Teddy wrote:I wonder, for native Russian speakers who learn English (or any of the other perfectly valid languages for this scenario), when they think of "blue" as in English <blue>, what shade is the default?
I've always thought of English "blue" as corresponding to Russian "синий" (dark blue).
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Re: Sapir-Whorf Fact

Post by Pirka » 15 Oct 2013 03:15

Batailleur wrote:
Teddy wrote:I wonder, for native Russian speakers who learn English (or any of the other perfectly valid languages for this scenario), when they think of "blue" as in English <blue>, what shade is the default?
I've always thought of English "blue" as corresponding to Russian "синий" (dark blue).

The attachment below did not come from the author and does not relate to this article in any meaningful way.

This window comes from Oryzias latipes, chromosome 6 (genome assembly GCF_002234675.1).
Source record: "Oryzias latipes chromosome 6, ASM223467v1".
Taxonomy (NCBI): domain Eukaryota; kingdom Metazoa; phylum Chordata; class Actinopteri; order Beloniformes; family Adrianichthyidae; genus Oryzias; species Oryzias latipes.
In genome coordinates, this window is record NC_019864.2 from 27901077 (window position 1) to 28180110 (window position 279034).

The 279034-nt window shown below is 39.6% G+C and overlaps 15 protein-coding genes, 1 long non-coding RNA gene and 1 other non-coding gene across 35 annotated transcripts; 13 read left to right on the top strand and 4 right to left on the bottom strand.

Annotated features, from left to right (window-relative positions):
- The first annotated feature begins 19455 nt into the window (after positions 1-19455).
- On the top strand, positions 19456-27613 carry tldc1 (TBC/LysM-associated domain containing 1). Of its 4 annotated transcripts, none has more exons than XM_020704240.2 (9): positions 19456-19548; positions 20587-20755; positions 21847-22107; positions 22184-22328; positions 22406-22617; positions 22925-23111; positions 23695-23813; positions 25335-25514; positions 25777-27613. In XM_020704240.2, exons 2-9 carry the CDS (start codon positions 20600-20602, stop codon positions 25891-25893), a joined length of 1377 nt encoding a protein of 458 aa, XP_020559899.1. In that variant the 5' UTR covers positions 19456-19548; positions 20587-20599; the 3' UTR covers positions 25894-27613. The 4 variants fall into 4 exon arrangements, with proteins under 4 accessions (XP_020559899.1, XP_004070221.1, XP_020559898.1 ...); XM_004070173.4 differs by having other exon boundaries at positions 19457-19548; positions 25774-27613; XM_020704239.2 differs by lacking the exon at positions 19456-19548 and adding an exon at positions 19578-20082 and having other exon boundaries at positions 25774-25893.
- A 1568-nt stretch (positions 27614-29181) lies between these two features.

My L1 Russian mother says that she automatically considers "blue" as голубой, that is, a "light-blue".

I wonder whether it's a case of sound association because of the presence of similar - and [l]-like sounds in both the English and Russian words.

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Re: Sapir-Whorf Fact

Post by sangi39 » 02 Nov 2013 17:38

I completely forgot that Cracked.com got in on this sort of thing a few years ago in this article called "5 insane ways words can control your mind".

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Re: Sapir-Whorf Fact

Post by Party God » 02 Nov 2013 21:17

Image
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Re: Sapir-Whorf Fact

Post by mbrsart » 04 Nov 2013 20:24

Uh-oh. My Hebrew teacher is getting all Whorfian.

The example, taken from Exodus 19:5
כִּי לִי כָּל־הָאָרֶץ
kî l-î kŏl-hā-’ārĕṣ [kiː liː kɔl hɑːʔɑːʀɛt͡s ]
for to-1cs all-DEF-earth
lit, "for to-me all the earth"
"For all the Earth is mine."
My Professor wrote:Hebrew has no verb 'to have'. Everything is given. They are very unselfish.